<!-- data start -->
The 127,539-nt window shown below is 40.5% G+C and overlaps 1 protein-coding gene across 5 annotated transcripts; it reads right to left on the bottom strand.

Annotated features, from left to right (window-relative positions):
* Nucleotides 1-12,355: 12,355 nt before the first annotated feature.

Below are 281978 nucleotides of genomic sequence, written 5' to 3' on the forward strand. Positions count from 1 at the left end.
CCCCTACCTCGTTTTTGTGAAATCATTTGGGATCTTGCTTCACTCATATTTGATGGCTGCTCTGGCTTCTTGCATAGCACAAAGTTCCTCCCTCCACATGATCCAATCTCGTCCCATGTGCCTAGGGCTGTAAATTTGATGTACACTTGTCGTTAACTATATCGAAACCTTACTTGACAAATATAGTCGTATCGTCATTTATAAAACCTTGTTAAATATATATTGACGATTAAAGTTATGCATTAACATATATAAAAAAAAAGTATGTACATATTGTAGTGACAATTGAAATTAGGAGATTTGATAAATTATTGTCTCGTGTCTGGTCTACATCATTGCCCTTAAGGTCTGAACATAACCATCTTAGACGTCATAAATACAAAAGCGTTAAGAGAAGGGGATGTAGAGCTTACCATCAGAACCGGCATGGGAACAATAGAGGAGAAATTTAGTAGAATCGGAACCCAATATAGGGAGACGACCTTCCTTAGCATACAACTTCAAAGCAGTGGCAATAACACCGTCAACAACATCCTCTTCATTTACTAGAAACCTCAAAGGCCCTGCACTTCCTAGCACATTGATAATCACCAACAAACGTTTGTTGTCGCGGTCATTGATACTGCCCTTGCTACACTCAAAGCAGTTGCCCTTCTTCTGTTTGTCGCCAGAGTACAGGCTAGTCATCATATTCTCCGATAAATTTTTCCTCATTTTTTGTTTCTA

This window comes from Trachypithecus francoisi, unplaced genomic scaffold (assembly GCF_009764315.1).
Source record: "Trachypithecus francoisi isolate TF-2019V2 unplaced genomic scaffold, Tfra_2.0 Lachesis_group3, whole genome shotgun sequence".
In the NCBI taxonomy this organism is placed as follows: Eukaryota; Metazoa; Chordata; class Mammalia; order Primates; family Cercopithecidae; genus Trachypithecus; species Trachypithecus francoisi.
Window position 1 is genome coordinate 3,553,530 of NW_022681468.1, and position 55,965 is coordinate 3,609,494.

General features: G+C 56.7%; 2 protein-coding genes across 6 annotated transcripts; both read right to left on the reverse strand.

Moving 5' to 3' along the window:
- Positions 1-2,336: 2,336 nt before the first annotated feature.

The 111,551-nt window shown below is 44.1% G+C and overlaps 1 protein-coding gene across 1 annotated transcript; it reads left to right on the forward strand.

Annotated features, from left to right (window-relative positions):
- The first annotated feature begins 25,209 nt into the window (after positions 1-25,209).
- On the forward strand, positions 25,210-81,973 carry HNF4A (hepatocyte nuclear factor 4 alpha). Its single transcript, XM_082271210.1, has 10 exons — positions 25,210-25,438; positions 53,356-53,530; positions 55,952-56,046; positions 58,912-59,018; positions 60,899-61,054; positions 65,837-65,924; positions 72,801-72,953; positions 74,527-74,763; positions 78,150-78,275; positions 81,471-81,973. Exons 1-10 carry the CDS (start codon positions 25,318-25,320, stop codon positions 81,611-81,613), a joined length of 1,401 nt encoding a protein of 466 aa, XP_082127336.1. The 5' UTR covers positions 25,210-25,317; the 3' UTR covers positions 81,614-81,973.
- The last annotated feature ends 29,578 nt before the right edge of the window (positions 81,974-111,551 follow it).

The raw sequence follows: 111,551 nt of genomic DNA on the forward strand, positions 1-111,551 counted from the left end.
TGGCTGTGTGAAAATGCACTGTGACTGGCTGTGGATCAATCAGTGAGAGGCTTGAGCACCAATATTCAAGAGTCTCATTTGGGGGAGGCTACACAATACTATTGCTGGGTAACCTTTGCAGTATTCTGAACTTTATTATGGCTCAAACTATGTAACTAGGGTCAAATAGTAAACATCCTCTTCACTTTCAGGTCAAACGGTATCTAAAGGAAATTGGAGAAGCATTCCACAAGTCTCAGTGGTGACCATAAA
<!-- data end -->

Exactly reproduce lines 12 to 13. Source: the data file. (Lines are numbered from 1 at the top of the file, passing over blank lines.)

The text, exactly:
- Positions 1-2,336: 2,336 nt before the first annotated feature.

The 111,551-nt window shown below is 44.1% G+C and overlaps 1 protein-coding gene across 1 annotated transcript; it reads left to right on the forward strand.